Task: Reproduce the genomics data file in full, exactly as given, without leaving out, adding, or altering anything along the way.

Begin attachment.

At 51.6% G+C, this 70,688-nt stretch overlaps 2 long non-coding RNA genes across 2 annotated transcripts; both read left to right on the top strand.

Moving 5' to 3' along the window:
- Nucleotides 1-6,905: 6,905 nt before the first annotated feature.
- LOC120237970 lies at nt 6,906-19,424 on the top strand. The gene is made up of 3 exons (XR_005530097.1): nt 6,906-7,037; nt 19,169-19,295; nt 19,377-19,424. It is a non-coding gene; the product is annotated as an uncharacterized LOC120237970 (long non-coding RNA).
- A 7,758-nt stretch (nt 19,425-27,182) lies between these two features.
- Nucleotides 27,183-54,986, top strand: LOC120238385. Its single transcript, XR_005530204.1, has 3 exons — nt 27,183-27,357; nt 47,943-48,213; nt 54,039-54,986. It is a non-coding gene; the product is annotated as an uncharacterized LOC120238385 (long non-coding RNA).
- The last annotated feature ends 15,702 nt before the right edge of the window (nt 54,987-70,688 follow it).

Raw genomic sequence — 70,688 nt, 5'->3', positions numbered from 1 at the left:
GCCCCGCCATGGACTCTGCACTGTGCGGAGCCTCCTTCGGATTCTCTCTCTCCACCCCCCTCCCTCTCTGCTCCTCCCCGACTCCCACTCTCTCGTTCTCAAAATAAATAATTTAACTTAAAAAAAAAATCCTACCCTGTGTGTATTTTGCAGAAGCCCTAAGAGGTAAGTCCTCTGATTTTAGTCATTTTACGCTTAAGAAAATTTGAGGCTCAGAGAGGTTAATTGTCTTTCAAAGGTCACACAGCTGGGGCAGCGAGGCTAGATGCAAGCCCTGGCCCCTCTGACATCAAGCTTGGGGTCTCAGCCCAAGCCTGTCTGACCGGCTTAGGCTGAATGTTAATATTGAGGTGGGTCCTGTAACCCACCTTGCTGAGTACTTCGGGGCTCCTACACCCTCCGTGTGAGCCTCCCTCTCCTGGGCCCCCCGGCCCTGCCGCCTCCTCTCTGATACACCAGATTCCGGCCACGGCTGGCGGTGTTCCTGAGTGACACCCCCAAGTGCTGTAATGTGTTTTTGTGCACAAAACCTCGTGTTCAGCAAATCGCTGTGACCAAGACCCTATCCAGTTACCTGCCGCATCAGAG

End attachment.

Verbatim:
At 51.6% G+C, this 70,688-nt stretch overlaps 2 long non-coding RNA genes across 2 annotated transcripts; both read left to right on the top strand.

Moving 5' to 3' along the window:
- Nucleotides 1-6,905: 6,905 nt before the first annotated feature.
- LOC120237970 lies at nt 6,906-19,424 on the top strand. The gene is made up of 3 exons (XR_005530097.1): nt 6,906-7,037; nt 19,169-19,295; nt 19,377-19,424. It is a non-coding gene; the product is annotated as an uncharacterized LOC120237970 (long non-coding RNA).
- A 7,758-nt stretch (nt 19,425-27,182) lies between these two features.
- Nucleotides 27,183-54,986, top strand: LOC120238385. Its single transcript, XR_005530204.1, has 3 exons — nt 27,183-27,357; nt 47,943-48,213; nt 54,039-54,986. It is a non-coding gene; the product is annotated as an uncharacterized LOC120238385 (long non-coding RNA).
- The last annotated feature ends 15,702 nt before the right edge of the window (nt 54,987-70,688 follow it).

Raw genomic sequence — 70,688 nt, 5'->3', positions numbered from 1 at the left:
GCCCCGCCATGGACTCTGCACTGTGCGGAGCCTCCTTCGGATTCTCTCTCTCCACCCCCCTCCCTCTCTGCTCCTCCCCGACTCCCACTCTCTCGTTCTCAAAATAAATAATTTAACTTAAAAAAAAAATCCTACCCTGTGTGTATTTTGCAGAAGCCCTAAGAGGTAAGTCCTCTGATTTTAGTCATTTTACGCTTAAGAAAATTTGAGGCTCAGAGAGGTTAATTGTCTTTCAAAGGTCACACAGCTGGGGCAGCGAGGCTAGATGCAAGCCCTGGCCCCTCTGACATCAAGCTTGGGGTCTCAGCCCAAGCCTGTCTGACCGGCTTAGGCTGAATGTTAATATTGAGGTGGGTCCTGTAACCCACCTTGCTGAGTACTTCGGGGCTCCTACACCCTCCGTGTGAGCCTCCCTCTCCTGGGCCCCCCGGCCCTGCCGCCTCCTCTCTGATACACCAGATTCCGGCCACGGCTGGCGGTGTTCCTGAGTGACACCCCCAAGTGCTGTAATGTGTTTTTGTGCACAAAACCTCGTGTTCAGCAAATCGCTGTGACCAAGACCCTATCCAGTTACCTGCCGCATCAGAG